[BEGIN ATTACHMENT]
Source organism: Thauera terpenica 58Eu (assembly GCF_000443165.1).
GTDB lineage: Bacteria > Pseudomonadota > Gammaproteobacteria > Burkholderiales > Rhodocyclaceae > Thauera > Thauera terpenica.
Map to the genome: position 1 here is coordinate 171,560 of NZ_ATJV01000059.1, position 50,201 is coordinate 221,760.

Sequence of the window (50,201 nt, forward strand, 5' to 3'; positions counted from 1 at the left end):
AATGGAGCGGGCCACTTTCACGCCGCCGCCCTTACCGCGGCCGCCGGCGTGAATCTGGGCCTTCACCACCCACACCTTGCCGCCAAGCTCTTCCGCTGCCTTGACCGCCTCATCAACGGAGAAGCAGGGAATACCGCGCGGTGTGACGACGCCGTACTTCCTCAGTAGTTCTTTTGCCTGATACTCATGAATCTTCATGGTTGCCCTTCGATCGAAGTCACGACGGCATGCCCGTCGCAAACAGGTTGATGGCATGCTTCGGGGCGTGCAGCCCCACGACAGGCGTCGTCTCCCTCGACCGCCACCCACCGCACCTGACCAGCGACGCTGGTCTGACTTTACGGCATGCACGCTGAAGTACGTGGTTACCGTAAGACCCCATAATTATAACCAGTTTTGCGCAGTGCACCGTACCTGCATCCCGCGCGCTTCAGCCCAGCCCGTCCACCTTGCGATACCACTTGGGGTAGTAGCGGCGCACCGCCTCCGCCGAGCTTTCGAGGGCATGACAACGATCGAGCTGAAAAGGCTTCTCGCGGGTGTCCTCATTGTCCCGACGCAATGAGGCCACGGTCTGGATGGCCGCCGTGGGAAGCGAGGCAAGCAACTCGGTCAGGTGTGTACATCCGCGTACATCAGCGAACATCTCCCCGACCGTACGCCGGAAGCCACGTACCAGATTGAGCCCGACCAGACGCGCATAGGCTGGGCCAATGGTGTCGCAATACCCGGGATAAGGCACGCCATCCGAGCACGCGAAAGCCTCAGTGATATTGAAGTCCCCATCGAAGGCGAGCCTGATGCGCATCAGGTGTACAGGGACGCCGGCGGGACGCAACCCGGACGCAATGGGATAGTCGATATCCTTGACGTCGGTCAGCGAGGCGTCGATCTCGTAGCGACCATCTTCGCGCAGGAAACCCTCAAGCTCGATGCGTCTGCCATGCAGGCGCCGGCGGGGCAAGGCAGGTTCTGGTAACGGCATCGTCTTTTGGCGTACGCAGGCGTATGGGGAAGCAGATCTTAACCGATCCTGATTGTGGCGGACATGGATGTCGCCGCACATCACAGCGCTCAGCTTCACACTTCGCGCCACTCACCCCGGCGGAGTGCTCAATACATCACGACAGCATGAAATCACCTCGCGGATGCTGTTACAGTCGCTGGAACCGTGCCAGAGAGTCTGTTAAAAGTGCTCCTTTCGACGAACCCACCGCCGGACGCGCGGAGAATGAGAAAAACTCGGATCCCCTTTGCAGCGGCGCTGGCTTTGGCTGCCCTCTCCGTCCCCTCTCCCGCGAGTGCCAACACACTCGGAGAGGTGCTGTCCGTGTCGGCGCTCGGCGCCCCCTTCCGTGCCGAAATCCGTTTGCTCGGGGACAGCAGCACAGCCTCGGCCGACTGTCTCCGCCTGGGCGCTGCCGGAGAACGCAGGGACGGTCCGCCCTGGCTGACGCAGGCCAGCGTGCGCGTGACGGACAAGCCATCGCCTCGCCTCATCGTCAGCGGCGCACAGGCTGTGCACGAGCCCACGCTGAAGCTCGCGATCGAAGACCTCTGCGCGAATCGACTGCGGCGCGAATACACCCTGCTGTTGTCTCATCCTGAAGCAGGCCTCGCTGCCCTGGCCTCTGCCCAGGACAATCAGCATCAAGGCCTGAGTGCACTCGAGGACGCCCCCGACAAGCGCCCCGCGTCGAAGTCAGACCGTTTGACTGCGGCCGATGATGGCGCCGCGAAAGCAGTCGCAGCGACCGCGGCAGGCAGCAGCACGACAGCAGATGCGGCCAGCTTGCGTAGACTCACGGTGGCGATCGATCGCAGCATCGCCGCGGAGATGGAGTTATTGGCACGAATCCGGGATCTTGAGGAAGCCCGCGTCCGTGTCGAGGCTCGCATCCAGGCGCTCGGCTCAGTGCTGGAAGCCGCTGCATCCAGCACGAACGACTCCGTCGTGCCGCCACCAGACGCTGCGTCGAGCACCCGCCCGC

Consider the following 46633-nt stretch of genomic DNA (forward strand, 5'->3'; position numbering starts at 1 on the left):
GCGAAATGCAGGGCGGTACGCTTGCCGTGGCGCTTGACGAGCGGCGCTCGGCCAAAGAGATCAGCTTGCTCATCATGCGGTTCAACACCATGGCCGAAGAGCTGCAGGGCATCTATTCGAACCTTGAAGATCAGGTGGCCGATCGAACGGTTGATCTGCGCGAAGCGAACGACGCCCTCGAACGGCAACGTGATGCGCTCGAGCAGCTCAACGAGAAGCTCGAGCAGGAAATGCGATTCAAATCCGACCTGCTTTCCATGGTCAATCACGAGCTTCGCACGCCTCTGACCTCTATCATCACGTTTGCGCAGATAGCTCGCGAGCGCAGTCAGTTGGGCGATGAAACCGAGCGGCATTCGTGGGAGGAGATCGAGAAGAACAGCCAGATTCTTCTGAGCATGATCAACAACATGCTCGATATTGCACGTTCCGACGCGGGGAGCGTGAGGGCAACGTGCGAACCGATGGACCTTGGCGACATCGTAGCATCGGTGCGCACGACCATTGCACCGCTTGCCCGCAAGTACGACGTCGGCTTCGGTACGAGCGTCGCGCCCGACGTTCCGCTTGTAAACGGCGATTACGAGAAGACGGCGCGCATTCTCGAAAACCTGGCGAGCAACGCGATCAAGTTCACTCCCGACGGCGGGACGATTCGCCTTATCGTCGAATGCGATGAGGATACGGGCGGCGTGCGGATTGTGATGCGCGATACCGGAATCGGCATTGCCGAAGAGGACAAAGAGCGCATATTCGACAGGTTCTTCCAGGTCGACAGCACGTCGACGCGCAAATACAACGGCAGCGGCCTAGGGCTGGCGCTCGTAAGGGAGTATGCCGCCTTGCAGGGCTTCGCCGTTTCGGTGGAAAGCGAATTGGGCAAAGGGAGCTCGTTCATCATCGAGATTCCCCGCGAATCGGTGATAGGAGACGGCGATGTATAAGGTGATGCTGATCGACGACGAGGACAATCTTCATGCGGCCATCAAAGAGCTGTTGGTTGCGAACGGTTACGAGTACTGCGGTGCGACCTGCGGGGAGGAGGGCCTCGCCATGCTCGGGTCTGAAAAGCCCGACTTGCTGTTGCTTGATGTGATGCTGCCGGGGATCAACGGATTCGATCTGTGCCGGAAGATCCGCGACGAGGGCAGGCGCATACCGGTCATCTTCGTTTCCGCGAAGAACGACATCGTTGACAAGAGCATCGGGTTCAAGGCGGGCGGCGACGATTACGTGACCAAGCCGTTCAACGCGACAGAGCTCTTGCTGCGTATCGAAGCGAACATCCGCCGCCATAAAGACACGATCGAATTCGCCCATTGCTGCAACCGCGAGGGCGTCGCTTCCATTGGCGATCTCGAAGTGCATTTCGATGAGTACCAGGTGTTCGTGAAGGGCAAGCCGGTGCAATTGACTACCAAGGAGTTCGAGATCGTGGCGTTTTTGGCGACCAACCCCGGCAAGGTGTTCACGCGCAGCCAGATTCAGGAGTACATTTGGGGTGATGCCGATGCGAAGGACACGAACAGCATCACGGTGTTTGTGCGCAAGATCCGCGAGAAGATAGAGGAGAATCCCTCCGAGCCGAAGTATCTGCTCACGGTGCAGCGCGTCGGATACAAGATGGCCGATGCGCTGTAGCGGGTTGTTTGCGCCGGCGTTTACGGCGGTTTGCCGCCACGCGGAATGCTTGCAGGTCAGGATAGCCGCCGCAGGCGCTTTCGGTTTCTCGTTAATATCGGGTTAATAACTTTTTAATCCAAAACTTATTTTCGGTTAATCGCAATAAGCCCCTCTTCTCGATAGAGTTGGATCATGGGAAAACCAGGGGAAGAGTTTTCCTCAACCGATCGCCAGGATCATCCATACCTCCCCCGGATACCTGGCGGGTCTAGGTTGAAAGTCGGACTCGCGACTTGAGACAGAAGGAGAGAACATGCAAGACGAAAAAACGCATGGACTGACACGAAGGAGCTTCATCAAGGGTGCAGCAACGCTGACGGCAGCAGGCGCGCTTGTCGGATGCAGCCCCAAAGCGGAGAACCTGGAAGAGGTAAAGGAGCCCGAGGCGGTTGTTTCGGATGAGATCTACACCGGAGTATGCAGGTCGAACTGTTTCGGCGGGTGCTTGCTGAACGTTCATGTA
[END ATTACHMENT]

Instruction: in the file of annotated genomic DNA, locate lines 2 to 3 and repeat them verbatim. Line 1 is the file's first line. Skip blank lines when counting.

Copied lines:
GTDB lineage: Bacteria > Pseudomonadota > Gammaproteobacteria > Burkholderiales > Rhodocyclaceae > Thauera > Thauera terpenica.
Map to the genome: position 1 here is coordinate 171,560 of NZ_ATJV01000059.1, position 50,201 is coordinate 221,760.